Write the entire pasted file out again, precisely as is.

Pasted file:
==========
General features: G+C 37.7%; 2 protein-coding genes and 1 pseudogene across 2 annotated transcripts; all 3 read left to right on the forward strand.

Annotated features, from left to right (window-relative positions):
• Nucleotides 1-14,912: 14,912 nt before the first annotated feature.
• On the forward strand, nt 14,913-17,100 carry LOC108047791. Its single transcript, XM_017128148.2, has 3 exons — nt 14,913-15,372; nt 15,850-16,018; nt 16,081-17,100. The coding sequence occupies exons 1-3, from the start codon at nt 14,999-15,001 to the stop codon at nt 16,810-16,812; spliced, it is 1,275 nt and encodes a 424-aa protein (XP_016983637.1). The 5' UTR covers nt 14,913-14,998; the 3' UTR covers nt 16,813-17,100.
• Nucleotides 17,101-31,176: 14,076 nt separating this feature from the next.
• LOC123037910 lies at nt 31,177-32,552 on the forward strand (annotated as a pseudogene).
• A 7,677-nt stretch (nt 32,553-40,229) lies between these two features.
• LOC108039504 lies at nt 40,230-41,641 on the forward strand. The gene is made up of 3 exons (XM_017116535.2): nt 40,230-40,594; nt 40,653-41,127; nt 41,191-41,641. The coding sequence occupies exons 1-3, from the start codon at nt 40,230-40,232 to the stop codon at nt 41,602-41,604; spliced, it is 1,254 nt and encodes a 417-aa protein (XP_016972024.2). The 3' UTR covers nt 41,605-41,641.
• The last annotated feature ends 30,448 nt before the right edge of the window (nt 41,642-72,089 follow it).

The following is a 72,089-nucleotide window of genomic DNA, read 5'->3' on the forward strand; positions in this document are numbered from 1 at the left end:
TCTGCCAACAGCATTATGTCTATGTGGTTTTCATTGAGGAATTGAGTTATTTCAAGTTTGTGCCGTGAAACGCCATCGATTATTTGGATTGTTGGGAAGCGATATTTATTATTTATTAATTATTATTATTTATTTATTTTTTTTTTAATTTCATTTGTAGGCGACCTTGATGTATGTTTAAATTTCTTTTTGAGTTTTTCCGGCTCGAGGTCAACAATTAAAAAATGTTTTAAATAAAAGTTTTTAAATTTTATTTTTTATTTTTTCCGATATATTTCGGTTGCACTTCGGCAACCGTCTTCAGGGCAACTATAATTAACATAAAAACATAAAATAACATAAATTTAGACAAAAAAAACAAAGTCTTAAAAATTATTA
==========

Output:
General features: G+C 37.7%; 2 protein-coding genes and 1 pseudogene across 2 annotated transcripts; all 3 read left to right on the forward strand.

Annotated features, from left to right (window-relative positions):
• Nucleotides 1-14,912: 14,912 nt before the first annotated feature.
• On the forward strand, nt 14,913-17,100 carry LOC108047791. Its single transcript, XM_017128148.2, has 3 exons — nt 14,913-15,372; nt 15,850-16,018; nt 16,081-17,100. The coding sequence occupies exons 1-3, from the start codon at nt 14,999-15,001 to the stop codon at nt 16,810-16,812; spliced, it is 1,275 nt and encodes a 424-aa protein (XP_016983637.1). The 5' UTR covers nt 14,913-14,998; the 3' UTR covers nt 16,813-17,100.
• Nucleotides 17,101-31,176: 14,076 nt separating this feature from the next.
• LOC123037910 lies at nt 31,177-32,552 on the forward strand (annotated as a pseudogene).
• A 7,677-nt stretch (nt 32,553-40,229) lies between these two features.
• LOC108039504 lies at nt 40,230-41,641 on the forward strand. The gene is made up of 3 exons (XM_017116535.2): nt 40,230-40,594; nt 40,653-41,127; nt 41,191-41,641. The coding sequence occupies exons 1-3, from the start codon at nt 40,230-40,232 to the stop codon at nt 41,602-41,604; spliced, it is 1,254 nt and encodes a 417-aa protein (XP_016972024.2). The 3' UTR covers nt 41,605-41,641.
• The last annotated feature ends 30,448 nt before the right edge of the window (nt 41,642-72,089 follow it).

The following is a 72,089-nucleotide window of genomic DNA, read 5'->3' on the forward strand; positions in this document are numbered from 1 at the left end:
TCTGCCAACAGCATTATGTCTATGTGGTTTTCATTGAGGAATTGAGTTATTTCAAGTTTGTGCCGTGAAACGCCATCGATTATTTGGATTGTTGGGAAGCGATATTTATTATTTATTAATTATTATTATTTATTTATTTTTTTTTTAATTTCATTTGTAGGCGACCTTGATGTATGTTTAAATTTCTTTTTGAGTTTTTCCGGCTCGAGGTCAACAATTAAAAAATGTTTTAAATAAAAGTTTTTAAATTTTATTTTTTATTTTTTCCGATATATTTCGGTTGCACTTCGGCAACCGTCTTCAGGGCAACTATAATTAACATAAAAACATAAAATAACATAAATTTAGACAAAAAAAACAAAGTCTTAAAAATTATTA